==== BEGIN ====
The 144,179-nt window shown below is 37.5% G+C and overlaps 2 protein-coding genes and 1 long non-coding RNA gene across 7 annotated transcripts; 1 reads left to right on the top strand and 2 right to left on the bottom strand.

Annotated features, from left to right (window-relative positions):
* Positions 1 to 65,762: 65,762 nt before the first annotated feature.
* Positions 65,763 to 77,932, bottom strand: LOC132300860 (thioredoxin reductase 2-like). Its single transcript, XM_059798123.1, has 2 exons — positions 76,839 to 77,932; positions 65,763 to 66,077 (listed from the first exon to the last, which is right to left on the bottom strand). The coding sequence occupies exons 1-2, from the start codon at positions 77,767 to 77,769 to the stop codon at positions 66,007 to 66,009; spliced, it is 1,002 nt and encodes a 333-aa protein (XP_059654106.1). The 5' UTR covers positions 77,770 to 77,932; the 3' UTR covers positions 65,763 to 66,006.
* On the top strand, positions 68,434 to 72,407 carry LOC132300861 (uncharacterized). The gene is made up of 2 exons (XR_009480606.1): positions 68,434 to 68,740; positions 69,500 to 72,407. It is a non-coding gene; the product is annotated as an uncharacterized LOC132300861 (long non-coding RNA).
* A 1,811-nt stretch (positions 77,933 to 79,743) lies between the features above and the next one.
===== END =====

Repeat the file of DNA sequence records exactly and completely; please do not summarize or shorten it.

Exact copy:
The 144,179-nt window shown below is 37.5% G+C and overlaps 2 protein-coding genes and 1 long non-coding RNA gene across 7 annotated transcripts; 1 reads left to right on the top strand and 2 right to left on the bottom strand.

Annotated features, from left to right (window-relative positions):
* Positions 1 to 65,762: 65,762 nt before the first annotated feature.
* Positions 65,763 to 77,932, bottom strand: LOC132300860 (thioredoxin reductase 2-like). Its single transcript, XM_059798123.1, has 2 exons — positions 76,839 to 77,932; positions 65,763 to 66,077 (listed from the first exon to the last, which is right to left on the bottom strand). The coding sequence occupies exons 1-2, from the start codon at positions 77,767 to 77,769 to the stop codon at positions 66,007 to 66,009; spliced, it is 1,002 nt and encodes a 333-aa protein (XP_059654106.1). The 5' UTR covers positions 77,770 to 77,932; the 3' UTR covers positions 65,763 to 66,006.
* On the top strand, positions 68,434 to 72,407 carry LOC132300861 (uncharacterized). The gene is made up of 2 exons (XR_009480606.1): positions 68,434 to 68,740; positions 69,500 to 72,407. It is a non-coding gene; the product is annotated as an uncharacterized LOC132300861 (long non-coding RNA).
* A 1,811-nt stretch (positions 77,933 to 79,743) lies between the features above and the next one.